Enrolled at the mdw since: 2017
Programme of study: IGP – Classical Piano (MA)
Favourite place at the mdw and why: The Campus is my favourite place, especially during the summer when the inner courtyard with its green trees provides a shady, pleasant atmosphere. Even though the Campus is a lively place that’s frequented by lots of people, you can still spend a calm moment and refresh your body and soul . And it’s great that the hmdw Office is right nearby so that I can get a good cup of coffee to boost my energy during the day.
Favourite place in Vienna: I’ve got various favourite places where I’ll go depending on my mood, but the Donauinsel is a place where I always feel like staying a bit longer. The island provides a beautiful and peaceful setting for lots of different outdoor activities like jogging, cycling, and swimming. It’s also an ideal place to take a walk or have a picnic, and it offers an escape from Vienna’s urban hustle and bustle.
What I wish I’d known back when I started studying here: I would’ve liked to have had it impressed upon me that I could really believe in the opportunities offered by the mdw and hmdw, and that I should make active use of them in realising my projects and ideas. With commitment and creativity, we students can often achieve incredible things and gather valuable experiences that will benefit us in our studies and future careers—as I saw quite clearly in our work to organise the hmdw’s International Women’s Day concert.
When I make music, I let myself get swept away and immerse myself in it, and I know that nothing in the world is impossible because I’m applying the principles of creation—even if it’s just for a couple hours or minutes in a little University practice room. It lets me feel how I’ve taken a further step toward self-awareness and self-determination.
A question or theme with which I’m preoccupied currently or generally is the question as to the role of music, art, and culture at large in politics. It’s important that we be aware of how music and art usually aren’t neutral and to keep in mind how they’re always products of their times and societies and can’t be viewed in isolation. Artists and musicians are often strongly influenced by the political and social circumstances under which they live, and their works express this. But even so, it’s not always easy to say where the fine line is between political manipulation (in both positive and negative senses) and artistic freedom. A piece of music can shine a light on the political situation, but it shouldn’t live exclusively from doing so; it should also possess artistic and aesthetic qualities that make it a unique and interesting work of art. Conversely, a musical work’s significance and message can certainly be amplified by making concrete reference to the political situation, but there’s no absolute rule that this need be the case. Ultimately, it depends on the creative decisions of the composer and on the listeners’ interpretation.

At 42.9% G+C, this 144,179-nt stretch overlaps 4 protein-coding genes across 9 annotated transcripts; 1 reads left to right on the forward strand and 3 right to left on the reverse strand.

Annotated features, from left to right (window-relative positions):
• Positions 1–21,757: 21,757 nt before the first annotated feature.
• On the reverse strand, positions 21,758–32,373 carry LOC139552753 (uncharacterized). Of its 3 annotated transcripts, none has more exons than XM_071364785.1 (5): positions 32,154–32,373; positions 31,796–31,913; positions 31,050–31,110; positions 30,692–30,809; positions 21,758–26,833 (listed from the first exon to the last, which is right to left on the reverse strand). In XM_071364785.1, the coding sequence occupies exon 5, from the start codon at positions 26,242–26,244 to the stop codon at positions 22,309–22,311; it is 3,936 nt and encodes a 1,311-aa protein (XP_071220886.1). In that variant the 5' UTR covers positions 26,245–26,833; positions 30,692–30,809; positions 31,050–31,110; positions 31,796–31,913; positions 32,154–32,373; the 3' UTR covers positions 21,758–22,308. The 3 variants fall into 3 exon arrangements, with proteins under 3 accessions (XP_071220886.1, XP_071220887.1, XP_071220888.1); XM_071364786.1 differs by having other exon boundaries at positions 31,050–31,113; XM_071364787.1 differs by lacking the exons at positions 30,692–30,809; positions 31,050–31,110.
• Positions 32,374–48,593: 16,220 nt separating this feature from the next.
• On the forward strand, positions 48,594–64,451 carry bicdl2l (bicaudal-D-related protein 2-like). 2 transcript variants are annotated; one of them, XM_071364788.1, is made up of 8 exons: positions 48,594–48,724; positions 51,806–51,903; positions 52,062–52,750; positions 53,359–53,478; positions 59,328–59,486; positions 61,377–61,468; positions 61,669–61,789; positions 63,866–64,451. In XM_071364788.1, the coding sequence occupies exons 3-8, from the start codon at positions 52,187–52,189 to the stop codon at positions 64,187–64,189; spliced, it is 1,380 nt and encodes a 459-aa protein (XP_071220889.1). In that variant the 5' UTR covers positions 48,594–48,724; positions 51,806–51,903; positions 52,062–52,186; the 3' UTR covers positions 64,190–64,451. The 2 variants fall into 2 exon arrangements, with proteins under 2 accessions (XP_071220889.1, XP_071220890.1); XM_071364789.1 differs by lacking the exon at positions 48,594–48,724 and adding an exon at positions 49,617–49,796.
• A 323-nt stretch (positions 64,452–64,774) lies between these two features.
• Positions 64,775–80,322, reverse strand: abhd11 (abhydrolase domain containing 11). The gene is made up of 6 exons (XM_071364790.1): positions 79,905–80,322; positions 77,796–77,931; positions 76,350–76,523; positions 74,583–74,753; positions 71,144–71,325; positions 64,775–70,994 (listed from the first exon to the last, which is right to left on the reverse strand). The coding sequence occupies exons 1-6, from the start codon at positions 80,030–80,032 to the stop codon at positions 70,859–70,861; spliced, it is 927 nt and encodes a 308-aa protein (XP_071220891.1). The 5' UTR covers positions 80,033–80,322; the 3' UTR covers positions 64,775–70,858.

What significance do you see protest as having in art? Over the course of history, artists have quite often used their art to demand political and social change and call attention to injustices. For us Iranians, who’ve been living subject to an oppressive dictatorial regime, music and art don’t just represent an intellectual, abstract, and philosophical platform but have also been used for decades as ways of signalling our resistance to and combatting dictatorships as well as conveying our message of freedom. It’s for this reason that musicians and artists are under constant threat from the regime. Art doesn’t necessarily have to be political, but it does have the power to support and initiate processes of political and social change. Under dictatorial oppression, the arts are like oxygen for the people’s fire.
To what extent is protest significant in the context of your activities as an artist, and why? When I think of how numerous musicians—particularly in Iran—have been prevented from doing what they do by being arrested or getting slapped with various restrictions on account of their political views, it moves me to contemplate how I can fulfil my social responsibility to express solidarity with them and raise my own voice for change. So that we can make music in a free Iran with a plurality of political views, and so that no event has to be cancelled due to our political opinions. In this spirit, protest is an very important element of my artistic activities—so that we might demonstrate the sounds of our solidarity and the voices of our resistance.